Olivier Duhamel strives to capture the beauty and the emotions he sees in his subjects of study but his artist identity is constantly evolving and to describe him is aiming at a very elusive target indeed. He is a prolific artist who has acquired a mastery of the human form through years of practice of the time honoured discipline of life drawing. He initially grew a reputation as a meticulous portrait artist and then established himself as a leading New Zealand sculptor for his delicate and elegant bronze figurines. However, one aspect of his practice remains constant in his source of inspiration, the female nude. “I really like contemporary dance and wish that I could capture as much beauty and emotion with my sculptures that dancers can express with their body”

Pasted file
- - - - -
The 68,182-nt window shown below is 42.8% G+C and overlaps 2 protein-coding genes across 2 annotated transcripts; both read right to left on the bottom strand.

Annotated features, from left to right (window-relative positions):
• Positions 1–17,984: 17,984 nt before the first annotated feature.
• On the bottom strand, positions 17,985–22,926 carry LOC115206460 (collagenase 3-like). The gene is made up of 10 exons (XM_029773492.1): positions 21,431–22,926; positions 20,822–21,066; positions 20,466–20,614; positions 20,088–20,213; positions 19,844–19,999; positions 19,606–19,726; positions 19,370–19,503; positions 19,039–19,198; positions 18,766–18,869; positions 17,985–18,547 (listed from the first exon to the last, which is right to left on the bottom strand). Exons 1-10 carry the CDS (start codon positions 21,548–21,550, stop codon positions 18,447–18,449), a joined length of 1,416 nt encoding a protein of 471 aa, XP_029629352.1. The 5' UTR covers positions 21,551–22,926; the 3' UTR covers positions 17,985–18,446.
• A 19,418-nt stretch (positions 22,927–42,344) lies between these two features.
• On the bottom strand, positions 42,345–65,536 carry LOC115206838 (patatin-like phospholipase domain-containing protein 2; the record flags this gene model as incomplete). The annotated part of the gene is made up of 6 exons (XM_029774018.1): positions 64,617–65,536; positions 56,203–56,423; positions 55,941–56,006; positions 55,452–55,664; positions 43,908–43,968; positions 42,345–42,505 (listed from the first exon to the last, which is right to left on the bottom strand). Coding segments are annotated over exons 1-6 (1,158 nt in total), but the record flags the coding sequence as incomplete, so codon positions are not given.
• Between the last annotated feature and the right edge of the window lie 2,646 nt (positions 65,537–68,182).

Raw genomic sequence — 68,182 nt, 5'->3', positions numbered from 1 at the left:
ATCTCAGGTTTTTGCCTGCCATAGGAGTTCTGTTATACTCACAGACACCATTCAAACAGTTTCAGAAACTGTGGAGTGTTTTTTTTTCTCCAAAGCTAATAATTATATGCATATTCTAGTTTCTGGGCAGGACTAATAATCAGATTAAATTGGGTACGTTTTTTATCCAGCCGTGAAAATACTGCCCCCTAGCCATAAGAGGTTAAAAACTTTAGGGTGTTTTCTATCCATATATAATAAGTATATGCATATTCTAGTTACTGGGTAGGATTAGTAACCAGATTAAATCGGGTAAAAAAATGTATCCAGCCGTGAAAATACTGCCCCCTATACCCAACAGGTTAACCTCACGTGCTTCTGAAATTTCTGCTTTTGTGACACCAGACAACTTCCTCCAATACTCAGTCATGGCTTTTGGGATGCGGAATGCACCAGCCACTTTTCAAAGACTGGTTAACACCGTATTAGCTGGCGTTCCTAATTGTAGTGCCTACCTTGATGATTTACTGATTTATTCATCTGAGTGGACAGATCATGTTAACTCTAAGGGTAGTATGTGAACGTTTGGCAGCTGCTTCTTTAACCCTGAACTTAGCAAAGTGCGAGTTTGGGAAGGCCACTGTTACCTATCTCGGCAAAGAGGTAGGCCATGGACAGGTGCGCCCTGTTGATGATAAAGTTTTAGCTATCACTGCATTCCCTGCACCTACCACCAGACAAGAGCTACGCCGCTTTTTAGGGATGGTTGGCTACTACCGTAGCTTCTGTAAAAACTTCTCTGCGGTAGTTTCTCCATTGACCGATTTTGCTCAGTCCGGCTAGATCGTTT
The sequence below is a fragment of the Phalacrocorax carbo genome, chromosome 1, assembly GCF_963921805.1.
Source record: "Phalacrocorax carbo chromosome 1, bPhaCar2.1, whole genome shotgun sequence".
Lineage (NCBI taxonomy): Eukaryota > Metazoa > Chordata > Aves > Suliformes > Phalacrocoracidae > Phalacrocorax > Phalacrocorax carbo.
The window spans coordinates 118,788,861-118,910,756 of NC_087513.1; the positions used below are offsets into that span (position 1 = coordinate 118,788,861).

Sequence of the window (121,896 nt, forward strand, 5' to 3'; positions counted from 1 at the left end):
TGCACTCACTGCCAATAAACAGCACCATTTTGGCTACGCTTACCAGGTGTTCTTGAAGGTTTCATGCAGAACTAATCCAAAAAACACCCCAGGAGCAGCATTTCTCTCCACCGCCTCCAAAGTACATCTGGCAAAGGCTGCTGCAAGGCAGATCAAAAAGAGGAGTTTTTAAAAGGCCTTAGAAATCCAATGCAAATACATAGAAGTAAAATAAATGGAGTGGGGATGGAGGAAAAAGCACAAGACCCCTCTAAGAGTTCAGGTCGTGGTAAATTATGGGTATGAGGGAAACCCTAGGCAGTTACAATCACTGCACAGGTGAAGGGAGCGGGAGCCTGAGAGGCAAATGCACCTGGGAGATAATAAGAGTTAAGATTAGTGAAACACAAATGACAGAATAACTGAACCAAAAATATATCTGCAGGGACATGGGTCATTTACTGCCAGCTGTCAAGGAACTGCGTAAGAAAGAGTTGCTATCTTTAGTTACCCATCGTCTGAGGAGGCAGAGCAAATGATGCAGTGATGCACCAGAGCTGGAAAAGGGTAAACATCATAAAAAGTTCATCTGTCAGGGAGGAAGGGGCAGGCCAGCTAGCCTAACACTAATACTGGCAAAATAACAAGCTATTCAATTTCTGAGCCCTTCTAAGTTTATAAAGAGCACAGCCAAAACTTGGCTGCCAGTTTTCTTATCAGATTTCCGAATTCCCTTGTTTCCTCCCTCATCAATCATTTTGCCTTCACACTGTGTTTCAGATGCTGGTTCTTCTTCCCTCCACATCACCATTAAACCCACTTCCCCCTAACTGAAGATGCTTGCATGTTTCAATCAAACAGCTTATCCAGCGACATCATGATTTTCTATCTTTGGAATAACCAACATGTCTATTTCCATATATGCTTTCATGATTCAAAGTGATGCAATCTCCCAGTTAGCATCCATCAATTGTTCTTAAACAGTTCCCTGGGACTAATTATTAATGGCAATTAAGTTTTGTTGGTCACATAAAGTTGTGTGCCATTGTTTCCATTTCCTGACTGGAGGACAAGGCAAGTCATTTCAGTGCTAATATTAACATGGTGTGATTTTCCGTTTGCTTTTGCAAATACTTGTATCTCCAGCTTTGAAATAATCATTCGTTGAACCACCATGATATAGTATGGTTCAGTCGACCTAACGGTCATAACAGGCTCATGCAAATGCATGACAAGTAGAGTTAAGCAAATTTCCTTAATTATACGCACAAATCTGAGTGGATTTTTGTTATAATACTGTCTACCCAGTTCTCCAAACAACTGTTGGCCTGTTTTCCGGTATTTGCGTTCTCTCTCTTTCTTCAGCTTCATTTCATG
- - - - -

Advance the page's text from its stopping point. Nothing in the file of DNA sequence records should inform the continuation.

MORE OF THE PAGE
His more recent wooden sculptures and exploration of digital media are compulsive viewing and people are often fascinated by their fluctuating lights or by the translucence of his acrylic works, imbuing a resolutely contemporary texture to his rather classical and academic shapes. Once metamorphosed into static effigies, his model’s forms surprisingly retain their motion; the artist’s skilful attention to details brings out their countenance and personality. The translucence of the acrylic lets light reflect the vitality and the dynamic of the pose. Likewise, the dual tone of the wood pieces produces highlights that appears or wanes depending on the point of view, changing the appearance and texture of the sculpture’ s topography. The stiffness and strength of these materials are distinctively opposed to the softness and suppleness of the body, yet, under the hands of the sculptor, the curves of the flesh and folds of skin are delicately suggested in a celebration of the beauty, energy and sensuality of these women.